Foreign investment is like slow poison

By Nicholas Norbrook
Posted on Tuesday, 7 October 2014 11:20, updated on Thursday, 5 September 2019 14:56

French economist and academic Thomas Piketty attends a news conference by French Socialist party 2017 presidential candidate Benoit Hamon (not seen) in Paris, France, March 10, 2017. REUTERS/Christian Hartmann

The author of Capital in the Twenty-First Century has spurred an energetic debate about capitalism and inequality. Here, he talks to The Africa Report about democracy, markets and industrialisation.

The Africa Report: What lessons on inequality are there for Africa from Europe’s 20th century?

Thomas Piketty: It’s important to think ahead about the kind of institutions, in particular progressive taxation and welfare states, that we gradually want to develop in order to ensure that this growth that will come [in Africa] can be distributed in a balanced manner and we don’t get to the kind of extreme and excessive concentration of wealth and economic power that we had in Europe up until the First World War.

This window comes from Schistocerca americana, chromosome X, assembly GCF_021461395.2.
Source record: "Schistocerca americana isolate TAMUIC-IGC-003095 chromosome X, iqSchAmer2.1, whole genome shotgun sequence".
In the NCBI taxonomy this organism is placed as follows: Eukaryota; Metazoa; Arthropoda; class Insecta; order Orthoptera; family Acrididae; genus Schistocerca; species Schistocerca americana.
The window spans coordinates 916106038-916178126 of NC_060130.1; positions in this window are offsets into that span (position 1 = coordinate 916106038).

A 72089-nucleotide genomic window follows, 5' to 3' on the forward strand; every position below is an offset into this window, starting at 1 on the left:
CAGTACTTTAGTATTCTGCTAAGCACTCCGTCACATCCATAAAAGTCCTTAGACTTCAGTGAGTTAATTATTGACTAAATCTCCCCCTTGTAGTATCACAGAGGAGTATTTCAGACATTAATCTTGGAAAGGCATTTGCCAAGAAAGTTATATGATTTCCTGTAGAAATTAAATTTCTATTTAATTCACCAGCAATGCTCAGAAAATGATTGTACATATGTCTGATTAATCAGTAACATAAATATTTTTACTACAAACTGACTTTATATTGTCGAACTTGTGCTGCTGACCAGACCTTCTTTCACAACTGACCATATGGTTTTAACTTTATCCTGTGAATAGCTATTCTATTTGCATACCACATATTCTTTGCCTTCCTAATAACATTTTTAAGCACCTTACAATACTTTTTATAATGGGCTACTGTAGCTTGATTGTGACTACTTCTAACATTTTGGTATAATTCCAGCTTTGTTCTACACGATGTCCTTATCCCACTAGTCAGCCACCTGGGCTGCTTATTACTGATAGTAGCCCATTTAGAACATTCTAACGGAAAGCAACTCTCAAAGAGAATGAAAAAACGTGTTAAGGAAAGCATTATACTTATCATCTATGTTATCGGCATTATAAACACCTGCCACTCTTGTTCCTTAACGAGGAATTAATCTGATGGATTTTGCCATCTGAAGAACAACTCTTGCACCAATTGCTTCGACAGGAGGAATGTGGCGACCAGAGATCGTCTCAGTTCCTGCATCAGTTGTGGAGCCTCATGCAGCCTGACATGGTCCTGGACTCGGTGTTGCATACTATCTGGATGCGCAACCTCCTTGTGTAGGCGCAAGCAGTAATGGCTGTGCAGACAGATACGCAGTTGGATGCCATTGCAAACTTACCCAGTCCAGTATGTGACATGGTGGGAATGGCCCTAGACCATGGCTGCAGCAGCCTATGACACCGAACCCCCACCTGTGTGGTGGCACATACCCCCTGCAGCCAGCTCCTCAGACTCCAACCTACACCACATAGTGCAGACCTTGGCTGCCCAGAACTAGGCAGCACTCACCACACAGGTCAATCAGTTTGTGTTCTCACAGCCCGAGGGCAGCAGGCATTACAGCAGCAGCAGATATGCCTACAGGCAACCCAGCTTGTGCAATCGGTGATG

In France in 1914, people didn’t want progressive taxation, even with a top rate of 2%. Then suddenly in 1920, the same political groups that refused the income tax with the 2% tax rate voted for an income tax with a top tax rate of 60%. This is largely due to the war-related shocks but also after the Bolshevik revolution in 1917.

Many rich people in France and in the West thought, after all, maybe it’s better to have progressive taxation than to have expropriation.

Do you need shocks? Won’t democracy do the trick?

I believe in democracy and in democratic forces, so I’m certainly not saying that you need wars, violent shocks or revolutions to make things happen. You can achieve a number of things through democracy, and I certainly believe in new forms of mass mobilisation using new information technologies to spread information.